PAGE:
At Sparrow FET College, we pride ourselves on the difference our alumni make in the country once they’ve completed their training at Sparrow.
As such, it is always a pleasure to share some of our students’ success stories.
We sat down with Phumziwe Vanessa Ndinesa and Justin Tebogo Mojapelo, two former Sparrow students who are now using the skills they acquired at Sparrow to empower themselves and the South African workforce at large.
Phumziwe: “I started grade 1 at Madiba Primary School, then progressed to Samelson Business College, but left a year later to attend Mahareng Secondary School, where I completed my grade 12.”
Justin: “I attended Sir John Adamson High School.”
Phumziwe: “I did IT Technical Support at Sparrow FET College.”
Justin: “I completed two courses at Sparrow FET College: Professional Cookery and Assistant Chef.”
Phumziwe: “I was sponsored by a company called Principa.”
Justin: “I was sponsored by SPAR.”
Phumziwe: “I am employed at Sparrow FET College as an ICT Junior Technician.”
Justin: “I’m currently employed at the Piza ē Vino restaurant in Lynnwood, Pretoria.”
Phumziwe: “I actually have two. ‘The world receives what you present to it’, and ‘I may not have the power to control people’s actions, but I have the power to control how I react’.”
Phumziwe: “For me, every day of my life has become my daily achievement because I get to exceed my limitations, and also get to see someone’s life changing through what I said or did. Those, for me, are greater achievements.”
Justin: “I graduated in both courses at Sparrow.”
Phumziwe: “In February 2017, I was diagnosed with Guillain-Barré syndrome, which led to my disability. GBS is a rare autoimmune condition where the body attacks itself internally, and in my case, the membranes covering my nerves got shuttered, preventing the brain from communicating with my body. I was fortunate enough to be sent to South Rand Hospital for rehabilitation and extensive therapy, where I regained some of my strength and started living life on a positive note.”
Justin: “Growing up, I used to be a really bad boy. After finding my passion, I stopped all my naughty and irresponsible ways.”
Phumziwe and Justin, we are ecstatic to have had a hand in your current success, and look forward to seeing where the roads of life take you. You are inspirational and the epitome of what Sparrow FET College is all about.Details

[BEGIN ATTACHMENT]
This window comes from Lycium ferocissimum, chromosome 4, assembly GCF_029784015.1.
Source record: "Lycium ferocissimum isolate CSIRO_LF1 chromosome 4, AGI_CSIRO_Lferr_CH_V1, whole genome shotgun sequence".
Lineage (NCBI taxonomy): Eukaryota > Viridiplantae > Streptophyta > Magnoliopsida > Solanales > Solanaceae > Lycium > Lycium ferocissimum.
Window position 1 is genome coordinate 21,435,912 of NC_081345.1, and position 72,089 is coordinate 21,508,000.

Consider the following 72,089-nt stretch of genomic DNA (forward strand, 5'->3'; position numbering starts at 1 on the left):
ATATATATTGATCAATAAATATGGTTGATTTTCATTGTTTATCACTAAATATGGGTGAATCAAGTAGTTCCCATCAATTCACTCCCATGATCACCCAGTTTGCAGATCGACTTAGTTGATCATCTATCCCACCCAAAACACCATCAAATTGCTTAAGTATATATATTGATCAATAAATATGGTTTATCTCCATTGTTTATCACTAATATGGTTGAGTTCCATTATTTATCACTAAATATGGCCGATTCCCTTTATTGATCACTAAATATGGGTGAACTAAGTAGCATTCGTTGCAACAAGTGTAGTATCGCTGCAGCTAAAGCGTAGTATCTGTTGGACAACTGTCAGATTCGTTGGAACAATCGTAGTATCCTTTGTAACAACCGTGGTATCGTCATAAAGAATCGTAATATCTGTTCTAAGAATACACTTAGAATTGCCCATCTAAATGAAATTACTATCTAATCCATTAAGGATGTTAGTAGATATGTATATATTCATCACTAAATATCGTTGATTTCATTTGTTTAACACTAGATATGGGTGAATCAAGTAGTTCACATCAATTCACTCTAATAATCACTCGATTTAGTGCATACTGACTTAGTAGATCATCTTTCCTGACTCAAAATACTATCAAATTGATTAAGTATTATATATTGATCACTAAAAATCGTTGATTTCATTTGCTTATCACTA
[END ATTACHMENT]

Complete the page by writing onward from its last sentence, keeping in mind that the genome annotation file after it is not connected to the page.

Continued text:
In alignment with the Sparrow Schools Educational Trust’s vision to expand our students’ capability to earn a livelihood, Sparrow FET College was proud to officially open the newly completed George Marsh Training Centre on 23 January 2020.
The centre, which will accommodate approximately 240 unemployed youth, was opened with great fanfare, and Sparrow was honoured to have the Founder of the Sparrow Schools Foundation UK and current Sparrow Foundation UK trustee, George Marsh, from whom this building takes its name, with us on the day.
George Marsh’s connection to Sparrow Schools spans decades, and Sparrow is proud to honour this loyal supporter and contributor to education in this way. A former headmaster at Dulwich Preparatory School in London – a committed and dedicated Sparrow Schools supporter – Marsh was hailed by Sparrow Schools General Manager, Jackie Gallagher, who recalled how he “walked alongside me during my Sparrow journey”.
The Sparrow Foundation UK has indeed had a significant hand in making Sparrow what it is today, contributing 15% of the overall budget and around R20-million in all over the past 20 years.
Sparrow is immensely proud of how this centre, equipped with the latest technology, will contribute to learning and training at Sparrow FET College. We would not have been able to achieve this milestone in our history without the generous support of a number of people and organisations.
In the words of South African poet, Phillippa Yaa de Villiers, “only when we stand together can we say that we have won”. We look to the future with a united vision of education for all, and look forward to the ways in which the George Marsh Training Centre will enable and empower the students at Sparrow FET College.Details
As much as we’re all looking forward to putting our feet up this December vacation, many parents have feelings of trepidation about how they’ll keep the kids busy for the six weeks until the next school year starts.
Fear not! Here are 10 activity ideas that’ll occupy the children for at least some of the time.